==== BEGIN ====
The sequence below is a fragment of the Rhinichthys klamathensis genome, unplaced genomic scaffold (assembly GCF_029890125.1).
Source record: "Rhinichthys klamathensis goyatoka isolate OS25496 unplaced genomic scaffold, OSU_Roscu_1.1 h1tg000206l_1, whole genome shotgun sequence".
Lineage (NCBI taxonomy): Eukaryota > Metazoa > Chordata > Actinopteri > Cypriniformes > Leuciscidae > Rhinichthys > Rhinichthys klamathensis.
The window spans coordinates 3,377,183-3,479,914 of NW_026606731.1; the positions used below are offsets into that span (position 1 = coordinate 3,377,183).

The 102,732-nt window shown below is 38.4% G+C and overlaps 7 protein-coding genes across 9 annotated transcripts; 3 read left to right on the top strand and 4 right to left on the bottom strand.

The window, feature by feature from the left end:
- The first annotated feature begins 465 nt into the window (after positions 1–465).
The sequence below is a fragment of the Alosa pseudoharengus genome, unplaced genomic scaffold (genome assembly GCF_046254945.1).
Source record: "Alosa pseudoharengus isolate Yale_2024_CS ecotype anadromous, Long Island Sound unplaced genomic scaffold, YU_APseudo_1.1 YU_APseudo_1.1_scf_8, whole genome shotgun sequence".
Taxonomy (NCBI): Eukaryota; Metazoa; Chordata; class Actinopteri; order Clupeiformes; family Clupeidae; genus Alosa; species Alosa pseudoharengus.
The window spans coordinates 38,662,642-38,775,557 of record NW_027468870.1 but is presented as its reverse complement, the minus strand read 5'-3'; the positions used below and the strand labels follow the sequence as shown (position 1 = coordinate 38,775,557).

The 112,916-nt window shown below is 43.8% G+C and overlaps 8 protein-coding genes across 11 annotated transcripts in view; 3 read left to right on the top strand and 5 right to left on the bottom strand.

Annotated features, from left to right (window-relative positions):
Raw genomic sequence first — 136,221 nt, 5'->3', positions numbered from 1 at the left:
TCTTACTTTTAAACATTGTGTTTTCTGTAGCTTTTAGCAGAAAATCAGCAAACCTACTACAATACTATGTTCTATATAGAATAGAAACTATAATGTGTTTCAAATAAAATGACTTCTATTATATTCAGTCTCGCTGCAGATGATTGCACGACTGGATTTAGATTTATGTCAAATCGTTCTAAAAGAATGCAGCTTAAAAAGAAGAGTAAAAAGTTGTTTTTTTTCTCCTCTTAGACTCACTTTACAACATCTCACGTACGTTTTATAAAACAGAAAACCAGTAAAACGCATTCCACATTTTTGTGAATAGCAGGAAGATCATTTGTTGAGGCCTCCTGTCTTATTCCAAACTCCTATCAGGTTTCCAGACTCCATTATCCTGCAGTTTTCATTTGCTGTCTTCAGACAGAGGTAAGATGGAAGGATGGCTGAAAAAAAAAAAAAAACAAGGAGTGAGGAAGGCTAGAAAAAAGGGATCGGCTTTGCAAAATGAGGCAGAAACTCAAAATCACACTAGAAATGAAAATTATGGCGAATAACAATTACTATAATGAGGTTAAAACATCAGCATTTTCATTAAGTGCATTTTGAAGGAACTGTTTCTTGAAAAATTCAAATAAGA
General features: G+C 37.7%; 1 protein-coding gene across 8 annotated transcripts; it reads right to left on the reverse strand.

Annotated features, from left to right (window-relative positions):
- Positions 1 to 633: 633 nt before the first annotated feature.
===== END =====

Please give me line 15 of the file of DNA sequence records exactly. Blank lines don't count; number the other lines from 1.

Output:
TCTTACTTTTAAACATTGTGTTTTCTGTAGCTTTTAGCAGAAAATCAGCAAACCTACTACAATACTATGTTCTATATAGAATAGAAACTATAATGTGTTTCAAATAAAATGACTTCTATTATATTCAGTCTCGCTGCAGATGATTGCACGACTGGATTTAGATTTATGTCAAATCGTTCTAAAAGAATGCAGCTTAAAAAGAAGAGTAAAAAGTTGTTTTTTTTCTCCTCTTAGACTCACTTTACAACATCTCACGTACGTTTTATAAAACAGAAAACCAGTAAAACGCATTCCACATTTTTGTGAATAGCAGGAAGATCATTTGTTGAGGCCTCCTGTCTTATTCCAAACTCCTATCAGGTTTCCAGACTCCATTATCCTGCAGTTTTCATTTGCTGTCTTCAGACAGAGGTAAGATGGAAGGATGGCTGAAAAAAAAAAAAAAACAAGGAGTGAGGAAGGCTAGAAAAAAGGGATCGGCTTTGCAAAATGAGGCAGAAACTCAAAATCACACTAGAAATGAAAATTATGGCGAATAACAATTACTATAATGAGGTTAAAACATCAGCATTTTCATTAAGTGCATTTTGAAGGAACTGTTTCTTGAAAAATTCAAATAAGA